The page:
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William Rowan Hamilton was born at midnight between the 3rd and 4th of August, 1805,
at Dublin, in the house which was then 29, but subsequently 36, Dominick Street. His
father, Archibald Hamilton, was a solicitor, and William was the fourth of a family of
nine. With reference to his descent, it may be sufficient to notice that his ancestors appear
to have been chiefly of gentle Irish families, but that his maternal grandmother was of
Scottish birth. When he was about a year old, his father and mother decided to hand over
the education of the child to his uncle, James Hamilton, a clergyman of Trim, in County
Meath. James Hamilton's sister, Sydney, resided with him, and it was in their home that
the days of William's childhood were passed.
In Mr. Graves' "Life of Sir William Rowan Hamilton" a series of letters will be found, in
which Aunt Sydney details the progress of the boy to his mother in Dublin. Probably
there is no record of an infant prodigy more extraordinary than that which these letters
contain. At three years old his aunt assured the mother that William is "a hopeful blade,"
but at that time it was his physical vigour to which she apparently referred; for the proofs
of his capacity, which she adduces, related to his prowess in making boys older than
himself fly before him. In the second letter, a month later, we hear that William is
brought in to read the Bible for the purpose of putting to shame other boys double his age
who could not read nearly so well. Uncle James appears to have taken much pains with
William's schooling, but his aunt said that "how he picks up everything is astonishing, for
he never stops playing and jumping about." When he was four years and three months
old, we hear that he went out to dine at the vicar's, and amused the company by reading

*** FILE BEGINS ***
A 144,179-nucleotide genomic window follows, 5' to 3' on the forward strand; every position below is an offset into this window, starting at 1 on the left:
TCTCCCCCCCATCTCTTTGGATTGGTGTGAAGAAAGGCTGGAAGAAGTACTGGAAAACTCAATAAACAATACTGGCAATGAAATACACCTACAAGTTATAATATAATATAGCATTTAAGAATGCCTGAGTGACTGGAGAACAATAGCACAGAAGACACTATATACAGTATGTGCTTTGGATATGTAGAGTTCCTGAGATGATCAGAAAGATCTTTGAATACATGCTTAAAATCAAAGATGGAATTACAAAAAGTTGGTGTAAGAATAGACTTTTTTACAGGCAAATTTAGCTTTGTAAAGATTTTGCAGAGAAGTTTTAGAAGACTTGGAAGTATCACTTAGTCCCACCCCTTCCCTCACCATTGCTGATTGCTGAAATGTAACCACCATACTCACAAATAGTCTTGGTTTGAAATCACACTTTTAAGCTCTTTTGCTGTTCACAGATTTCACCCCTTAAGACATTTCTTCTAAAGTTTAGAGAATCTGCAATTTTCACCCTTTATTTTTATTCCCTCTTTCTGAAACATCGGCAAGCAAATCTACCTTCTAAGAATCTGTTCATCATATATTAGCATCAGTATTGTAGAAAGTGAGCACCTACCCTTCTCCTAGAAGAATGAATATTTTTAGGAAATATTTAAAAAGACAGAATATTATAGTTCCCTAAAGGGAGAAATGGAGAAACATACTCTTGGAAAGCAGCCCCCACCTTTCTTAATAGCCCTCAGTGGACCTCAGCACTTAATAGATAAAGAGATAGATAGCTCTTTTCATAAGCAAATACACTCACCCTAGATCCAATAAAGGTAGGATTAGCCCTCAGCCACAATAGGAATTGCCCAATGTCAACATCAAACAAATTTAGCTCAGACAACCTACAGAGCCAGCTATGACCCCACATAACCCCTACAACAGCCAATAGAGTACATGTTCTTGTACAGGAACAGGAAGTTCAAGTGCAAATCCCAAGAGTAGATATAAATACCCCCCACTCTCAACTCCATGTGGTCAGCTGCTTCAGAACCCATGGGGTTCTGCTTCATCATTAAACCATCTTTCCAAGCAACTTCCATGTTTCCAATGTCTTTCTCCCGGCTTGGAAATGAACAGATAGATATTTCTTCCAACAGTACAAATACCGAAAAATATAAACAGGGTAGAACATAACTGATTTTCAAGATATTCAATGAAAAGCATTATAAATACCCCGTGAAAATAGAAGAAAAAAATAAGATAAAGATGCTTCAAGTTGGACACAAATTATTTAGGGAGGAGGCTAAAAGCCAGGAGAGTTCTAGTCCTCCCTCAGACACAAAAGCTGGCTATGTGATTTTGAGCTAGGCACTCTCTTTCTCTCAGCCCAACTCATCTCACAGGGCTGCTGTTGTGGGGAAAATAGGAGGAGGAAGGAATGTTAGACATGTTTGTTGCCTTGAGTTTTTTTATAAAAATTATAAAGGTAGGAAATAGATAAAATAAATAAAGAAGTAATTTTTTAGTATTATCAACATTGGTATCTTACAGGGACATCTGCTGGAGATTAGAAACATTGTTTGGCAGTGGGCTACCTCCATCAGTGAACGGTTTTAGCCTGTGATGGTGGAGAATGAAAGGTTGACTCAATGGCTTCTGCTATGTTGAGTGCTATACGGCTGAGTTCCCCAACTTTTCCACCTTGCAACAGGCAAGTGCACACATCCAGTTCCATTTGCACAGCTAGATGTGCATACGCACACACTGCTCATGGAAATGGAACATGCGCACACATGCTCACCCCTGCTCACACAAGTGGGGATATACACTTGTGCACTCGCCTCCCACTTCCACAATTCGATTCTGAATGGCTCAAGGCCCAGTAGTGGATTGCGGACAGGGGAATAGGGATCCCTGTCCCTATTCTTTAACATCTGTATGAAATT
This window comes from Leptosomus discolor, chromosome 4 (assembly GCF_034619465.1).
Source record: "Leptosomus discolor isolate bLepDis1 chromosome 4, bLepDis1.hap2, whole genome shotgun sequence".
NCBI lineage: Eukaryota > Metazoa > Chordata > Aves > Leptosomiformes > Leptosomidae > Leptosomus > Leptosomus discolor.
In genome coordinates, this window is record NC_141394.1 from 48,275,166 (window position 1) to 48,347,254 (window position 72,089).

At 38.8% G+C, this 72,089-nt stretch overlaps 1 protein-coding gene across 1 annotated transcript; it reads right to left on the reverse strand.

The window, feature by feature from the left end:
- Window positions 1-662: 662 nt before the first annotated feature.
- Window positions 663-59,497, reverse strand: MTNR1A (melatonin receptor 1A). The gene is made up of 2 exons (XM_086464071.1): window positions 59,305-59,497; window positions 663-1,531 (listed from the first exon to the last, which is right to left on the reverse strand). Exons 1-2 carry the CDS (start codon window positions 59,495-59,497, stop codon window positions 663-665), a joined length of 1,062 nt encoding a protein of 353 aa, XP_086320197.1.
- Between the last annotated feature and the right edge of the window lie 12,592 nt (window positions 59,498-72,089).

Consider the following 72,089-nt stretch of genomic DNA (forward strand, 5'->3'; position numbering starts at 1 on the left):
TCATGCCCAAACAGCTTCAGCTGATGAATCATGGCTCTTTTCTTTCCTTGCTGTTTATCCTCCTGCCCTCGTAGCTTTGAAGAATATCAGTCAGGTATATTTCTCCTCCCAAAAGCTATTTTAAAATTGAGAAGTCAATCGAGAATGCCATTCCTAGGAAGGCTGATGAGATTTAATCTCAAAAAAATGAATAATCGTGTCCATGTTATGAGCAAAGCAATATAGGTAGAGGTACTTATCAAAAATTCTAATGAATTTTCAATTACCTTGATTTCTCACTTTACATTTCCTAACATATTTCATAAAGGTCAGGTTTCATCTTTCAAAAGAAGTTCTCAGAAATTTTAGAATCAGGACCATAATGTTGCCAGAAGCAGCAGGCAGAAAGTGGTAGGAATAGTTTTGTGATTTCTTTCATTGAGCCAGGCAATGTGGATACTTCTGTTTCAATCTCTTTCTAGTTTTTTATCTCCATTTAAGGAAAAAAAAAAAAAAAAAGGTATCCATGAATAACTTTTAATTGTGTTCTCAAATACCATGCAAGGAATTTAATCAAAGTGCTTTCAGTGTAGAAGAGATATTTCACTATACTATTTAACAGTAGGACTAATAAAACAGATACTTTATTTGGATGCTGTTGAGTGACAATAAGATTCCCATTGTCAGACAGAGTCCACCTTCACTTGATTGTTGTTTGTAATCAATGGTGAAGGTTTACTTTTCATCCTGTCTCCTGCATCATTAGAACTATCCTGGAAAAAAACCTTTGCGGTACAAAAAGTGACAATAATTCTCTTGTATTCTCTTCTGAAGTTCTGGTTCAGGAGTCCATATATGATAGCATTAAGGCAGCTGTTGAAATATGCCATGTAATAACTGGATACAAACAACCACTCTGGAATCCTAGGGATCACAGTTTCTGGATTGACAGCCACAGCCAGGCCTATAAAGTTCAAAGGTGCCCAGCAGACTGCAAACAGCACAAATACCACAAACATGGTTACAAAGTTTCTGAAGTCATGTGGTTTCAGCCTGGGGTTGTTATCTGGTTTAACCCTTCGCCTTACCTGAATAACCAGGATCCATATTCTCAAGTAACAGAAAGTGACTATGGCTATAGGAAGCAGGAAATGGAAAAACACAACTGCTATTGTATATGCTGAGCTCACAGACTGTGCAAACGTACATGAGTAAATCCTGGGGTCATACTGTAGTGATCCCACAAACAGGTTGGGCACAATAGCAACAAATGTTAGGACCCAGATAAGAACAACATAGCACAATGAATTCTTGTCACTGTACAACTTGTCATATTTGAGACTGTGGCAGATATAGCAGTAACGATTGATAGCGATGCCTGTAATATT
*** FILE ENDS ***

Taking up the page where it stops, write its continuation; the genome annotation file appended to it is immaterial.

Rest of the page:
for them equally well whether the book was turned upside down or held in any other
fashion. His aunt assures the mother that " Willie is a most sensible little creature, but at
the same time has a great deal of roguery." At four years and five months old he came up
to pay his mother a visit in town, and she writes to her sister a description of the boy;-
"His reciting is astonishing, and his clear and accurate knowledge of geography is beyond
belief; he even draws the countries with a pencil on paper, and will cut them out, though
not perfectly accurate, yet so well that a anybody knowing the countries could not
mistake them; but, you will think this nothing when I tell you that he reads Latin, Greek,
and Hebrew."
Aunt Sydney recorded that the moment Willie got back to Trim he was desirous of at
once resuming his former pursuits. He would not eat his breakfast till his uncle had heard
him his Hebrew, and he comments on the importance of proper pronunciation. At five he
was taken to see a friend, to whom he repeated long passages from Dryden. A gentleman
present, who was not unnaturally sceptical about Willie's attainments, desired to test him
in Greek, and took down a copy of Homer which happened to have the contracted type,
and to his amazement Willie went on with the greatest ease. At six years and nine months
he was translating Homer and Virgil; a year later his uncle tells us that William finds so
little difficulty in learning French and Italian, that he wishes to read Homer in French. He
is enraptured with the Iliad, and carries it about with him, repeating from it whatever